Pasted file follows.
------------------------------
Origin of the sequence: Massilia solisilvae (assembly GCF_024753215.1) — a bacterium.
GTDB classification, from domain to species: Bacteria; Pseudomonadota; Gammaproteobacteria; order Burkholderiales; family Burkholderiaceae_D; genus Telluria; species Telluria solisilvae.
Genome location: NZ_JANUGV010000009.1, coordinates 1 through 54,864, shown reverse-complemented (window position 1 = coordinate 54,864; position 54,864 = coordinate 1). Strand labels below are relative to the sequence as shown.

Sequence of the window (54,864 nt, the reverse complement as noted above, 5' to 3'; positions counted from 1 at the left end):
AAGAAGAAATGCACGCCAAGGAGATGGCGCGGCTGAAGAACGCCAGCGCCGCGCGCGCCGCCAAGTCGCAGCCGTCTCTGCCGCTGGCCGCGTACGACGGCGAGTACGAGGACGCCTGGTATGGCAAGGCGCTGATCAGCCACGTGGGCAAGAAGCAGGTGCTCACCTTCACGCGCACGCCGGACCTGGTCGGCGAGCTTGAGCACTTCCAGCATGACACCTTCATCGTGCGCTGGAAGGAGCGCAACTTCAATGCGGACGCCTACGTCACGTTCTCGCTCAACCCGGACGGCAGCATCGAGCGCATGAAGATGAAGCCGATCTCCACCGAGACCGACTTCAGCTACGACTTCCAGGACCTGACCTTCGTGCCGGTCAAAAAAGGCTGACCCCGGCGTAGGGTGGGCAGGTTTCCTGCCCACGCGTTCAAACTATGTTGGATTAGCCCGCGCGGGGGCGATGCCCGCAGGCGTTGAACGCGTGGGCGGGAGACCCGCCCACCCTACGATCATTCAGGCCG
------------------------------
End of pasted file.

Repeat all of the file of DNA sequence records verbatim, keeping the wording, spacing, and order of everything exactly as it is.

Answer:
Origin of the sequence: Massilia solisilvae (assembly GCF_024753215.1) — a bacterium.
GTDB classification, from domain to species: Bacteria; Pseudomonadota; Gammaproteobacteria; order Burkholderiales; family Burkholderiaceae_D; genus Telluria; species Telluria solisilvae.
Genome location: NZ_JANUGV010000009.1, coordinates 1 through 54,864, shown reverse-complemented (window position 1 = coordinate 54,864; position 54,864 = coordinate 1). Strand labels below are relative to the sequence as shown.

Sequence of the window (54,864 nt, the reverse complement as noted above, 5' to 3'; positions counted from 1 at the left end):
AAGAAGAAATGCACGCCAAGGAGATGGCGCGGCTGAAGAACGCCAGCGCCGCGCGCGCCGCCAAGTCGCAGCCGTCTCTGCCGCTGGCCGCGTACGACGGCGAGTACGAGGACGCCTGGTATGGCAAGGCGCTGATCAGCCACGTGGGCAAGAAGCAGGTGCTCACCTTCACGCGCACGCCGGACCTGGTCGGCGAGCTTGAGCACTTCCAGCATGACACCTTCATCGTGCGCTGGAAGGAGCGCAACTTCAATGCGGACGCCTACGTCACGTTCTCGCTCAACCCGGACGGCAGCATCGAGCGCATGAAGATGAAGCCGATCTCCACCGAGACCGACTTCAGCTACGACTTCCAGGACCTGACCTTCGTGCCGGTCAAAAAAGGCTGACCCCGGCGTAGGGTGGGCAGGTTTCCTGCCCACGCGTTCAAACTATGTTGGATTAGCCCGCGCGGGGGCGATGCCCGCAGGCGTTGAACGCGTGGGCGGGAGACCCGCCCACCCTACGATCATTCAGGCCG